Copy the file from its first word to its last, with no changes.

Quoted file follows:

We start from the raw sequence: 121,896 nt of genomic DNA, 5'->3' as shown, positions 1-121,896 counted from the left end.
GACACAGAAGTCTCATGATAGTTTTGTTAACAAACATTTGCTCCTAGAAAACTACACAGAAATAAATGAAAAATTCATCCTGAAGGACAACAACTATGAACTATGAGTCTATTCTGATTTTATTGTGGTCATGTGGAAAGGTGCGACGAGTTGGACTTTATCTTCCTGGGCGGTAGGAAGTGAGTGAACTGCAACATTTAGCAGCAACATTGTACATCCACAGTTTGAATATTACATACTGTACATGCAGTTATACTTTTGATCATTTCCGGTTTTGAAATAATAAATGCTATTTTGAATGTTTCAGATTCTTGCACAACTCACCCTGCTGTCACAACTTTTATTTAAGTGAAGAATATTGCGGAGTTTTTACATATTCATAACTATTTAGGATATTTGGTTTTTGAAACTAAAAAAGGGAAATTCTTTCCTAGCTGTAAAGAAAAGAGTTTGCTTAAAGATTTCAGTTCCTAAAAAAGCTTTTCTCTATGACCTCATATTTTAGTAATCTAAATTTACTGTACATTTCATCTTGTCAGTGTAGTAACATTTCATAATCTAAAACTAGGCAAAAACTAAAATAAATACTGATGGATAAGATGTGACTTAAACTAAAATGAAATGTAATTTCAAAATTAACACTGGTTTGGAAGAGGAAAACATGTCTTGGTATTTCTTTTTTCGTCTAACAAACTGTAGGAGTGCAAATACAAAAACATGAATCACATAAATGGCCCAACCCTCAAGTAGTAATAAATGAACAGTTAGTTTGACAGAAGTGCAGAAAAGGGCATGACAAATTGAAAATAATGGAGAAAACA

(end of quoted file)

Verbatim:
We start from the raw sequence: 121,896 nt of genomic DNA, 5'->3' as shown, positions 1-121,896 counted from the left end.
GACACAGAAGTCTCATGATAGTTTTGTTAACAAACATTTGCTCCTAGAAAACTACACAGAAATAAATGAAAAATTCATCCTGAAGGACAACAACTATGAACTATGAGTCTATTCTGATTTTATTGTGGTCATGTGGAAAGGTGCGACGAGTTGGACTTTATCTTCCTGGGCGGTAGGAAGTGAGTGAACTGCAACATTTAGCAGCAACATTGTACATCCACAGTTTGAATATTACATACTGTACATGCAGTTATACTTTTGATCATTTCCGGTTTTGAAATAATAAATGCTATTTTGAATGTTTCAGATTCTTGCACAACTCACCCTGCTGTCACAACTTTTATTTAAGTGAAGAATATTGCGGAGTTTTTACATATTCATAACTATTTAGGATATTTGGTTTTTGAAACTAAAAAAGGGAAATTCTTTCCTAGCTGTAAAGAAAAGAGTTTGCTTAAAGATTTCAGTTCCTAAAAAAGCTTTTCTCTATGACCTCATATTTTAGTAATCTAAATTTACTGTACATTTCATCTTGTCAGTGTAGTAACATTTCATAATCTAAAACTAGGCAAAAACTAAAATAAATACTGATGGATAAGATGTGACTTAAACTAAAATGAAATGTAATTTCAAAATTAACACTGGTTTGGAAGAGGAAAACATGTCTTGGTATTTCTTTTTTCGTCTAACAAACTGTAGGAGTGCAAATACAAAAACATGAATCACATAAATGGCCCAACCCTCAAGTAGTAATAAATGAACAGTTAGTTTGACAGAAGTGCAGAAAAGGGCATGACAAATTGAAAATAATGGAGAAAACA